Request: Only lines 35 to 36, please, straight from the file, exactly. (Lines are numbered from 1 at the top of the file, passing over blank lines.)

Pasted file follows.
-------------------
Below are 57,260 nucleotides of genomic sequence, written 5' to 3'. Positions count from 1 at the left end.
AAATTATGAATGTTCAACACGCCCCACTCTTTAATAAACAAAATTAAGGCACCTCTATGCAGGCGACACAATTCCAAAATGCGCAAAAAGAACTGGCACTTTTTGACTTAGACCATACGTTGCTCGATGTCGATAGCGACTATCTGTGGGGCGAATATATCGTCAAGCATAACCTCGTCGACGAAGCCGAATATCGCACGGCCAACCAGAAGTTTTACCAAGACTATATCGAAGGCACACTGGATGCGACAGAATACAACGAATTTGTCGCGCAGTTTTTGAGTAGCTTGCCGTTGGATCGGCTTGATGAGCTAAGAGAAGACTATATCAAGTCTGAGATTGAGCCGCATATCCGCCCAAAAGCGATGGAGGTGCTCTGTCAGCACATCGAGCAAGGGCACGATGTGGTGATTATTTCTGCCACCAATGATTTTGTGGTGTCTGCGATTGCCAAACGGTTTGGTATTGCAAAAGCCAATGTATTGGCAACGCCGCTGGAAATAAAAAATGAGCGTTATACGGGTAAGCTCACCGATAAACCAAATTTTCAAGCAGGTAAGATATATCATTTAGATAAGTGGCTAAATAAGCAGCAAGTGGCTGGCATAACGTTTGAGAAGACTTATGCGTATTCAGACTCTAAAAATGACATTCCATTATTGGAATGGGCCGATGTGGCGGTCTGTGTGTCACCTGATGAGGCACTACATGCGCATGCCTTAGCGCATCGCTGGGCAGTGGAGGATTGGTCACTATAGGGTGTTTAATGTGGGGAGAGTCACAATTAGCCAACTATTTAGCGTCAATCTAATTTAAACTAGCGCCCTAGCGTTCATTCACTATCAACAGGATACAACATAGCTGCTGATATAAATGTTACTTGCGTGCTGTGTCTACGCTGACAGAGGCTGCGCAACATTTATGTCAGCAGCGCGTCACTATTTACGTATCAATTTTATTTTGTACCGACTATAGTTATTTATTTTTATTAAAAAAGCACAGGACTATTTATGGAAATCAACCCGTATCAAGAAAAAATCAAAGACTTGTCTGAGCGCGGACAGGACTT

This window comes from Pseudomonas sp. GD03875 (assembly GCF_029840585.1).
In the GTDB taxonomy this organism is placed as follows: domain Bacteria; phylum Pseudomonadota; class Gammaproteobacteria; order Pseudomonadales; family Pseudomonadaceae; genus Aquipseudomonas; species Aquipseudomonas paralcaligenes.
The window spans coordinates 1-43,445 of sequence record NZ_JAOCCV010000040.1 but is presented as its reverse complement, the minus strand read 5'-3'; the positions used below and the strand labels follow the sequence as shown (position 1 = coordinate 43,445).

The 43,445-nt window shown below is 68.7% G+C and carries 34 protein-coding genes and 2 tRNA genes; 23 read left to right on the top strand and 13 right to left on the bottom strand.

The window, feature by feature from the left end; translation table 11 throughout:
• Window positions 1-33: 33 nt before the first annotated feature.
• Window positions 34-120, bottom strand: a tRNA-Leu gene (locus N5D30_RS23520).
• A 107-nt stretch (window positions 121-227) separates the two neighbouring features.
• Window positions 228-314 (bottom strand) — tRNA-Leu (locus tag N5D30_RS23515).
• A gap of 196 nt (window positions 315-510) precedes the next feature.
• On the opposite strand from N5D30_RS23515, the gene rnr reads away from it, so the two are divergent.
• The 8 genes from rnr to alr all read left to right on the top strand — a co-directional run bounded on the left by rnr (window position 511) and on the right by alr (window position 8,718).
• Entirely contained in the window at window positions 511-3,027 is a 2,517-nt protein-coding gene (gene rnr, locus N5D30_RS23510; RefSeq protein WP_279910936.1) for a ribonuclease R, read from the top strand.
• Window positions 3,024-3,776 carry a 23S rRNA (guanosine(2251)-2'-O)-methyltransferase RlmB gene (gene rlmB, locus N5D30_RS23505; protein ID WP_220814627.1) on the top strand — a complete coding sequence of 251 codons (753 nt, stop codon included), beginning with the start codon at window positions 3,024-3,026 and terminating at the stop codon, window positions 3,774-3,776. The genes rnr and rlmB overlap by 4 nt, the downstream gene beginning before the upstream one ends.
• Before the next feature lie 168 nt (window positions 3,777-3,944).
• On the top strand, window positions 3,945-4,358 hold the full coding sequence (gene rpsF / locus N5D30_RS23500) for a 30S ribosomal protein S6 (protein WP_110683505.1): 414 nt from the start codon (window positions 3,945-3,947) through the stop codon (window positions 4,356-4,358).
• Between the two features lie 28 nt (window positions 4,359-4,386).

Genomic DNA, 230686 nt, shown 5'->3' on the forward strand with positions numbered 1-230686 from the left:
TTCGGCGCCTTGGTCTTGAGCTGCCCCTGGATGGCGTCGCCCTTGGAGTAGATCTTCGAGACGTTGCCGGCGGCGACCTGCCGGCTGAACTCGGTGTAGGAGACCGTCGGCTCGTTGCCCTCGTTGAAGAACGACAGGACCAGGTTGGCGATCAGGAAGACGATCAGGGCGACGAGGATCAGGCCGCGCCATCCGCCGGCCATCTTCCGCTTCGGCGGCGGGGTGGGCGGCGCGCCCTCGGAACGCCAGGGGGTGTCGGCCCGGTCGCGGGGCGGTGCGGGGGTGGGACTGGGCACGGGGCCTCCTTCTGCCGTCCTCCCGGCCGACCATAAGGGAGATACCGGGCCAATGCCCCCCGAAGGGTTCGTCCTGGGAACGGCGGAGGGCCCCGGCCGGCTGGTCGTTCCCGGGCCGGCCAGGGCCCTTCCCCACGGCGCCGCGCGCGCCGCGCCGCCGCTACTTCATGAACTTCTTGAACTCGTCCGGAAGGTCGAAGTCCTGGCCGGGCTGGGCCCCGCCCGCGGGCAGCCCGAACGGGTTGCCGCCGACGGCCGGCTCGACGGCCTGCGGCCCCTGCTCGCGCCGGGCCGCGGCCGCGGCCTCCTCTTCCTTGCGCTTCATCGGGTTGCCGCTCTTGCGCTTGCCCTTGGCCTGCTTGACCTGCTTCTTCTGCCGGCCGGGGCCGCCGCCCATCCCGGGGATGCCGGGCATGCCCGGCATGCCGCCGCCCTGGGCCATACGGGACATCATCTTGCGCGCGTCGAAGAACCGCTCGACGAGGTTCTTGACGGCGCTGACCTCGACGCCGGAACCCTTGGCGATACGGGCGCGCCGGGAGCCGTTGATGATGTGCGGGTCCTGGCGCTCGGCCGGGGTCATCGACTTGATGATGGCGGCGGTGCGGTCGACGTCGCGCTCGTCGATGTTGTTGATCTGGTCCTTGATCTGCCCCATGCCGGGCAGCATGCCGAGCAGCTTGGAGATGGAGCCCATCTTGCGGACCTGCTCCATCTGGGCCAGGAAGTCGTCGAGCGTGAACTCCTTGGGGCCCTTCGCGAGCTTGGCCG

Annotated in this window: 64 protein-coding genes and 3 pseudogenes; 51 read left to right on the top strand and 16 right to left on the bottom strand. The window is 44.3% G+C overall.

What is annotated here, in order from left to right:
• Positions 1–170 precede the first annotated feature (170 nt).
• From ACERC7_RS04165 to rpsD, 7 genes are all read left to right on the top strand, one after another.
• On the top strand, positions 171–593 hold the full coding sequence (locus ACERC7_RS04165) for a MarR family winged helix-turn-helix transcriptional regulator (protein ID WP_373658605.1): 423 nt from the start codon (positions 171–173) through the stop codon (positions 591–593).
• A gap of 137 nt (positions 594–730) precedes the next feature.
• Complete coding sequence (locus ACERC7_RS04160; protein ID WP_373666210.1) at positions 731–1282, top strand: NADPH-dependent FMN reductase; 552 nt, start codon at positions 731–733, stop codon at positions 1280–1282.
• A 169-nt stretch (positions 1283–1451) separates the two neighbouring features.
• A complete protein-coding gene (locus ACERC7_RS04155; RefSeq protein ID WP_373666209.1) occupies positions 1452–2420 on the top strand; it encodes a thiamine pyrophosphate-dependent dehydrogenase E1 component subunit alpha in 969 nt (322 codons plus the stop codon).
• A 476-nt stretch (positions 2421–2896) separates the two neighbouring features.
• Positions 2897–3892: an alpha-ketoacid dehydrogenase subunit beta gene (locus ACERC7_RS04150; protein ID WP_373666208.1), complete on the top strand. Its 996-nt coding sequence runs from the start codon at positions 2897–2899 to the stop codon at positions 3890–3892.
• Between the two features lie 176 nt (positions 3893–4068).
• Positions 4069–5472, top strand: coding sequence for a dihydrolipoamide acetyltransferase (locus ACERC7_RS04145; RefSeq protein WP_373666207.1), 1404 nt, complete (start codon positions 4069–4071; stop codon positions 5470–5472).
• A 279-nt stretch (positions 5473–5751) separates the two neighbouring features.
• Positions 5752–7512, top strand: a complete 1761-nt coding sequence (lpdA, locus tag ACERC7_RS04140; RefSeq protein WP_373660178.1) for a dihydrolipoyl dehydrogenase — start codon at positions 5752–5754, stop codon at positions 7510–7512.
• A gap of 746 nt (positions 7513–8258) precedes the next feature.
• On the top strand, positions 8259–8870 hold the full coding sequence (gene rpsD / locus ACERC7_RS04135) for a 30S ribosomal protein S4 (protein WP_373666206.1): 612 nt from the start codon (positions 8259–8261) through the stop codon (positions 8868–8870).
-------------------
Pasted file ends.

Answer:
• A 279-nt stretch (positions 5473–5751) separates the two neighbouring features.
• Positions 5752–7512, top strand: a complete 1761-nt coding sequence (lpdA, locus tag ACERC7_RS04140; RefSeq protein WP_373660178.1) for a dihydrolipoyl dehydrogenase — start codon at positions 5752–5754, stop codon at positions 7510–7512.